Co-packing meets product development part 2

Part 2: the practice


Mark van der Burgt recently shared his credo with us: involve co-packers in your product development at the earliest possible stage. Everyone benefits from this approach, as our CCO has been saying for years. A clear enough plea but... how does this work in practice? We put this question to Julie Navarro, Packaging and Quality Manager at Nestlé International Travel Retail in Switzerland.

Het Financieele Dagblad (the Dutch Financial Times) recently called the supply chain ‘rotten’. Would you agree with this description?
“Well, if you don’t have the full picture of the business, it can indeed be difficult to be proactive and efficient. This is one of the reasons why we decided to shake things up, back in 2017. Since then, we are explicitly aiming at seizing the opportunities of working together within real partnerships.”


What was the reason behind taking that step?
“It was a strategic reorientation. On the one hand we thought we could improve the quality of our product development ourselves. On the other we saw that certain suppliers could play a part in this, especially if we really got them involved. It was clear from Vetipak’s mindset and day-to-day practice that they also wanted to take that step. Our experience with the company led us to embark on the adventure with them. Strategy and practice came together nicely.” 



“Vetipak employees attended workshops 
at our offices in Switzerland”


You call it an adventure. Did it bring the tension of an adventure as well?
“We’re talking about large sums of money in a competitive market; that makes one less inclined to share information. But we engaged knowledge sessions to learn as much as possible from each other, with the objective to understand our conjoint challenges and opportunities. For example, Vetipak employees attended workshops at our offices in Switzerland for our Smarties Brands. Over the course of a single day, they received talks from our marketing department, our agency and our packaging supplier. This means they now can take into consideration all the relevant factors and make smart proposals on each project.”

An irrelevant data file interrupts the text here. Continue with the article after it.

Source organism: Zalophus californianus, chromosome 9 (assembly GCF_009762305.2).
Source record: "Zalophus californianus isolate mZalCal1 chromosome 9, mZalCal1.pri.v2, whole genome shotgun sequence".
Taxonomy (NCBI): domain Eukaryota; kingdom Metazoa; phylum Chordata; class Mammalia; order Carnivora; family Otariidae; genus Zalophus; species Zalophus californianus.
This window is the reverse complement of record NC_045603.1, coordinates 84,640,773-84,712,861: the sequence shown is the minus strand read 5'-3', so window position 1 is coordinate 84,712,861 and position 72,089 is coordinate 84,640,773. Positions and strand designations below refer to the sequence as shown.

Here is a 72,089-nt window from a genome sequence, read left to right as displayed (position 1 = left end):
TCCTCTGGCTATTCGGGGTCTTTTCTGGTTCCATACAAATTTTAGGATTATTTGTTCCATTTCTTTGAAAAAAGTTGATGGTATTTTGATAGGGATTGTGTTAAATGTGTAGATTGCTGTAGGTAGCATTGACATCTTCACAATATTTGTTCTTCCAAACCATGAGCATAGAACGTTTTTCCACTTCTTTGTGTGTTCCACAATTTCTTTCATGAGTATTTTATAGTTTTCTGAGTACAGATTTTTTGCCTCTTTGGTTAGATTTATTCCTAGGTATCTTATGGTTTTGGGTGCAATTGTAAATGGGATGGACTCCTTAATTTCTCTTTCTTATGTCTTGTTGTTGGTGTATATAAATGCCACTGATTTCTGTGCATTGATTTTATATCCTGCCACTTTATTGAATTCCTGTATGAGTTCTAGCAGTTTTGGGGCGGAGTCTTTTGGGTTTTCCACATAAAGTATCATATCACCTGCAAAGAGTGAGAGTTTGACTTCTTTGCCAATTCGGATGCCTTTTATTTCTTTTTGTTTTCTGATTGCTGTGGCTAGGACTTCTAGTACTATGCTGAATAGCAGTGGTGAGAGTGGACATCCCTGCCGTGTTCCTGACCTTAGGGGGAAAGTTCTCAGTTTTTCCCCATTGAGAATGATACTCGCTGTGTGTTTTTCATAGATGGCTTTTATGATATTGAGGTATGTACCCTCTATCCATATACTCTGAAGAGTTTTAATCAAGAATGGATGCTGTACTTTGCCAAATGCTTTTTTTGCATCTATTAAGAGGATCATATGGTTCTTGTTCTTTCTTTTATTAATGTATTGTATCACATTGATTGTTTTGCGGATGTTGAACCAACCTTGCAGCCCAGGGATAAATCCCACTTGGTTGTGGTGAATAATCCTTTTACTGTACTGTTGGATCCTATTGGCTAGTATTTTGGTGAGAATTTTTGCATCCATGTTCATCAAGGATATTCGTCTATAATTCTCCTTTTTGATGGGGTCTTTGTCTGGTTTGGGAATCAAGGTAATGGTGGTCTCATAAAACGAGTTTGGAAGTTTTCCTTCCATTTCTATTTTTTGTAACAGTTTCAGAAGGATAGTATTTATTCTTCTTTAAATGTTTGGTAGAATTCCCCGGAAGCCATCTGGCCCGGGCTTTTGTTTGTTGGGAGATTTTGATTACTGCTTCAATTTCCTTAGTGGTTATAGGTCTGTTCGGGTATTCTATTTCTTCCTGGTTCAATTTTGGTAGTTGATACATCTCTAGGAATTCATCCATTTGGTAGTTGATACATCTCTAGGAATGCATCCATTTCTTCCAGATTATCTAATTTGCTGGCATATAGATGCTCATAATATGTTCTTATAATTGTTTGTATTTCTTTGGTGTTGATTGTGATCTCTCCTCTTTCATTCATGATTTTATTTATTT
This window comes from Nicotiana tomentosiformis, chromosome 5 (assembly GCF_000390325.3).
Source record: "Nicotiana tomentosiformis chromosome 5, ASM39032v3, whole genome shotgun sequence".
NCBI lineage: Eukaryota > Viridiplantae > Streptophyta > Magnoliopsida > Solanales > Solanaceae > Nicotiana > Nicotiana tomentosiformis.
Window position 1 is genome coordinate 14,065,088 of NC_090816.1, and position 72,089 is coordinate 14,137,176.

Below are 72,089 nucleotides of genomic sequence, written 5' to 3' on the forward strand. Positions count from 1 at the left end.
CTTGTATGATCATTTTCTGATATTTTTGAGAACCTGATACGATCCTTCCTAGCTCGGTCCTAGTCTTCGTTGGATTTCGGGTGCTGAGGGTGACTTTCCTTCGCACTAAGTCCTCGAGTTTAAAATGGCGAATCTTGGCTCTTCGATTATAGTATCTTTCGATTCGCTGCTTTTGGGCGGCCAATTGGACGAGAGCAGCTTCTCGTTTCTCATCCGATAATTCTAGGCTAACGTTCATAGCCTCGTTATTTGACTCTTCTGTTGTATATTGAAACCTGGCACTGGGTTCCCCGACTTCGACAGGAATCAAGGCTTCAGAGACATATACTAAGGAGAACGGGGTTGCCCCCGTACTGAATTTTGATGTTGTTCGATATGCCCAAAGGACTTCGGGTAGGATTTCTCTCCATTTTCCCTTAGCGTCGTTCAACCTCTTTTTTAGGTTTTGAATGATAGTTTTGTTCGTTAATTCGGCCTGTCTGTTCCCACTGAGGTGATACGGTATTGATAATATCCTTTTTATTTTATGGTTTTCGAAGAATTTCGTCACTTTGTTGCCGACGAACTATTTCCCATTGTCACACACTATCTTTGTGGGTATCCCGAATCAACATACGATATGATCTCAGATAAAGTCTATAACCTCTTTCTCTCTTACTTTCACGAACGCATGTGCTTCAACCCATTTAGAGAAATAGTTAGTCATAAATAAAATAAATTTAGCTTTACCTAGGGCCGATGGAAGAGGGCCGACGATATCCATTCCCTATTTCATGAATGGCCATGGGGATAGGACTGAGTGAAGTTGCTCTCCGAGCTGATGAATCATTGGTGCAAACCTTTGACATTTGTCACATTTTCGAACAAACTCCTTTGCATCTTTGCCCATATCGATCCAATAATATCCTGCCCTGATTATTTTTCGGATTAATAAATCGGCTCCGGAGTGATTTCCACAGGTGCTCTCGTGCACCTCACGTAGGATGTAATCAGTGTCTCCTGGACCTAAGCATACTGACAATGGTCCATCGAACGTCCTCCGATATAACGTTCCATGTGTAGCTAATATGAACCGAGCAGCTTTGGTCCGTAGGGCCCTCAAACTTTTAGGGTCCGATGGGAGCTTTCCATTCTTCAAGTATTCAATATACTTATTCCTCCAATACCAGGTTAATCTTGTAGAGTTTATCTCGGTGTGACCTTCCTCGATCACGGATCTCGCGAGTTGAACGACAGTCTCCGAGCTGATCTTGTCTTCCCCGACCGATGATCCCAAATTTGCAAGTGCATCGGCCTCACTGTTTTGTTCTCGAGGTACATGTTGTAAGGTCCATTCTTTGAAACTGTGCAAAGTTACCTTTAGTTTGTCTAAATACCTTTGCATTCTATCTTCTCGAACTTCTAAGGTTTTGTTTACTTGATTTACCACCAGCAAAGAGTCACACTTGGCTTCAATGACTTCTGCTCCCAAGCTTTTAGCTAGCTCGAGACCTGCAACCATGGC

What else do you do to take the partnership to that higher level?
“More than anything: go for it together, especially on new projects. Together with a colleague from procurement, I have weekly meetings with Vetipak; we then mostly discuss operational things.
During the quarterly business reviews we examine things in more depth: how has everything gone over the past few months, where do we want to be, what can we improve...? And then we also discuss plans for new product development.”


What tangible benefits does this intensive partnership yield?
“Some benefits you can quantify and some you can’t. Quantifiable results are of course the improvements in efficiency that you make together. Mostly: shorter lead times in project development. But also think of cost savings, such as those resulting from smart choices in relation to materials, packaging methods or approach. Non-quantifiable results include for example easy communications, being able to move fast and not needing to spell things out all the time.”


“Trust them, go on the journey with them 
and don’t be afraid to share”


And are there any disadvantages to this approach?
“At the start we had to feel our way to a certain extent, as in any ‘new’ partnership really. But we quickly found our routine. Since then, I can see advantages only.”


What is your message to manufacturers that are reluctant to start with this kind of intensive partnership?
“I think you can guess my answer: take the plunge. If both sides are genuinely willing to make a difference together – even if it’s sometimes at your own ‘expense’ – then an intensive partnership from an early stage can yield a great deal. And I’d like to add something in relation to our experience with Vetipak: trust them, go on the journey with them and don’t be afraid to share. I’m confident that afterwards you will be happy of what you built with them.”

Curious about part 1? Read Mark's 'credo'